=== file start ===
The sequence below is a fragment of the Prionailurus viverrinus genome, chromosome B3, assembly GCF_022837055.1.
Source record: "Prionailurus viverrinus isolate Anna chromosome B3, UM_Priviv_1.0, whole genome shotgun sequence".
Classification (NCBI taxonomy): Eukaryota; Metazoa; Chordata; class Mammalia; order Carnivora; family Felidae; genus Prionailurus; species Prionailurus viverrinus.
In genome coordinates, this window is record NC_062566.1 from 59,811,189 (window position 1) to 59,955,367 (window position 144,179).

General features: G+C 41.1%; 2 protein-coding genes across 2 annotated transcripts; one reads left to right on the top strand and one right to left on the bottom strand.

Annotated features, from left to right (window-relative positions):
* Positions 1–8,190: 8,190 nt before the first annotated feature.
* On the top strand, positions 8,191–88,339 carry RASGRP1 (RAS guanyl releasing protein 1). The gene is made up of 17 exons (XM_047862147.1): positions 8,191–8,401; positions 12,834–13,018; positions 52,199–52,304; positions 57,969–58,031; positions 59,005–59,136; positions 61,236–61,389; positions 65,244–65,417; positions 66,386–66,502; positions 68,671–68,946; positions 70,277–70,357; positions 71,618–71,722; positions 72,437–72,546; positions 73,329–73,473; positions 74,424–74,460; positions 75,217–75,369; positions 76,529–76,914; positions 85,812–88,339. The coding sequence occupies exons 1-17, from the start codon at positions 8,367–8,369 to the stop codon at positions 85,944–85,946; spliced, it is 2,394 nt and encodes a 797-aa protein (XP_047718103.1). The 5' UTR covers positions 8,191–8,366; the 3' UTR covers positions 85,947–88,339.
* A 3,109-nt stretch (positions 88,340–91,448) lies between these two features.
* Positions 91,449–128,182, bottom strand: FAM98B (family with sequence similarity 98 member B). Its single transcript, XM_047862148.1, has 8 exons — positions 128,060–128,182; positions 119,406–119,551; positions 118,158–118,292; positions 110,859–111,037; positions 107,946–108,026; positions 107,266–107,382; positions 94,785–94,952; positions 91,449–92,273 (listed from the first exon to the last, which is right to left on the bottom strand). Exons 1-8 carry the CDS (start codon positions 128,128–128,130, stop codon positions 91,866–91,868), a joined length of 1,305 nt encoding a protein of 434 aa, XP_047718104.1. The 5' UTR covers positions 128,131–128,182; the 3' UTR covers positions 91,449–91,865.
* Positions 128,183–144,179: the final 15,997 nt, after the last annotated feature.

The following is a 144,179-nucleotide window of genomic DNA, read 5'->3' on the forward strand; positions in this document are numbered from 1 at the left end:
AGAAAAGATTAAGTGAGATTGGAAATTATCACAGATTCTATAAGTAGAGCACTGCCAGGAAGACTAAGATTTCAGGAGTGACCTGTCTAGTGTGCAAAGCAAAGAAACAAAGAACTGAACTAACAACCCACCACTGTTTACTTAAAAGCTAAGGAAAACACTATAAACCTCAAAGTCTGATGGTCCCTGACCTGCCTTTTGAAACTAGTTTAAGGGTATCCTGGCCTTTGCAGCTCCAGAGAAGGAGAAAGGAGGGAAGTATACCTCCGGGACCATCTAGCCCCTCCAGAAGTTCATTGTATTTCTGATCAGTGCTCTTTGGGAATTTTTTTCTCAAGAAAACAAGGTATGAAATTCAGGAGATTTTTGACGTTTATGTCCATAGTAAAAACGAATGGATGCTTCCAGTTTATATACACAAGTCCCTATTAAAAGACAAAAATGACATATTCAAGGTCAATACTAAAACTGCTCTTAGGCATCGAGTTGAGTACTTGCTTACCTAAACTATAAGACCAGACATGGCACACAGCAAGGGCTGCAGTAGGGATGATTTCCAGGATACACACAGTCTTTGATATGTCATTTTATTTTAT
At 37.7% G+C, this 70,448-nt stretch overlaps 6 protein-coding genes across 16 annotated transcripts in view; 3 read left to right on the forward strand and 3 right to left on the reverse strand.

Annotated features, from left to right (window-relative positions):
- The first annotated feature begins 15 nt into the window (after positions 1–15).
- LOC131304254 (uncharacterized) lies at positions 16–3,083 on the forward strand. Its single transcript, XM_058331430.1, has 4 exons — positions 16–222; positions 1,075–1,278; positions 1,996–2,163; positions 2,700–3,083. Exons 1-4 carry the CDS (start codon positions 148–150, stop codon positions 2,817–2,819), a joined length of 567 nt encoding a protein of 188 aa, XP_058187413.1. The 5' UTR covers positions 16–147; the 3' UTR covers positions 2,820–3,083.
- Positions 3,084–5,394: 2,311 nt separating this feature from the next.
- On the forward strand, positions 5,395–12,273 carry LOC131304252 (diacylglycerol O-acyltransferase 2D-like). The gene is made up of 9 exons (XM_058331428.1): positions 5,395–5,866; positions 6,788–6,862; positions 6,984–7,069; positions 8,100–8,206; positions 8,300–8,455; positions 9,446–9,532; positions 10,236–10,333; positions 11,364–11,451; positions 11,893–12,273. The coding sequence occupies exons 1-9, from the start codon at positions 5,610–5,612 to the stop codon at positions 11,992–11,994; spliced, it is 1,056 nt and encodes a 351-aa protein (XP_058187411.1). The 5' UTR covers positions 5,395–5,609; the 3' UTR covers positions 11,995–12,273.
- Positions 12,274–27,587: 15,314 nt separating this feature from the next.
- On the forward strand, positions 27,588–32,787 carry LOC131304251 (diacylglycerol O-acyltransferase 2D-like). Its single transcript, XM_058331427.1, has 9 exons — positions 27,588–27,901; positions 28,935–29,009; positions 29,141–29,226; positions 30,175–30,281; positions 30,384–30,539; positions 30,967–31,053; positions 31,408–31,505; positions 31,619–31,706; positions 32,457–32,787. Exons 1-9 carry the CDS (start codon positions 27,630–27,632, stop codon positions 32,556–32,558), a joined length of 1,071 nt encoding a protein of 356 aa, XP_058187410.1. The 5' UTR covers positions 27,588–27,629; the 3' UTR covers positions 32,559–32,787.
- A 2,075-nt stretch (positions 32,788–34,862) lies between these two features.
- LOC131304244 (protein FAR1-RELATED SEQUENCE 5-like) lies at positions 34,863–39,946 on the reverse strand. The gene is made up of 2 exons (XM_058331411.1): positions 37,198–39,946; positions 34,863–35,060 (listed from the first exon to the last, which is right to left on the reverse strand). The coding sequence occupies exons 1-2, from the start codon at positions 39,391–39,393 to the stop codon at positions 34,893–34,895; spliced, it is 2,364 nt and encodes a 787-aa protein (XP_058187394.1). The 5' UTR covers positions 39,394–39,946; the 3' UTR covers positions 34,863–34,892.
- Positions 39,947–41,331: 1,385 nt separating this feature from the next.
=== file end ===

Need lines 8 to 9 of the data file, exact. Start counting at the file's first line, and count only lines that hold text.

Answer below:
* On the top strand, positions 8,191–88,339 carry RASGRP1 (RAS guanyl releasing protein 1). The gene is made up of 17 exons (XM_047862147.1): positions 8,191–8,401; positions 12,834–13,018; positions 52,199–52,304; positions 57,969–58,031; positions 59,005–59,136; positions 61,236–61,389; positions 65,244–65,417; positions 66,386–66,502; positions 68,671–68,946; positions 70,277–70,357; positions 71,618–71,722; positions 72,437–72,546; positions 73,329–73,473; positions 74,424–74,460; positions 75,217–75,369; positions 76,529–76,914; positions 85,812–88,339. The coding sequence occupies exons 1-17, from the start codon at positions 8,367–8,369 to the stop codon at positions 85,944–85,946; spliced, it is 2,394 nt and encodes a 797-aa protein (XP_047718103.1). The 5' UTR covers positions 8,191–8,366; the 3' UTR covers positions 85,947–88,339.
* A 3,109-nt stretch (positions 88,340–91,448) lies between these two features.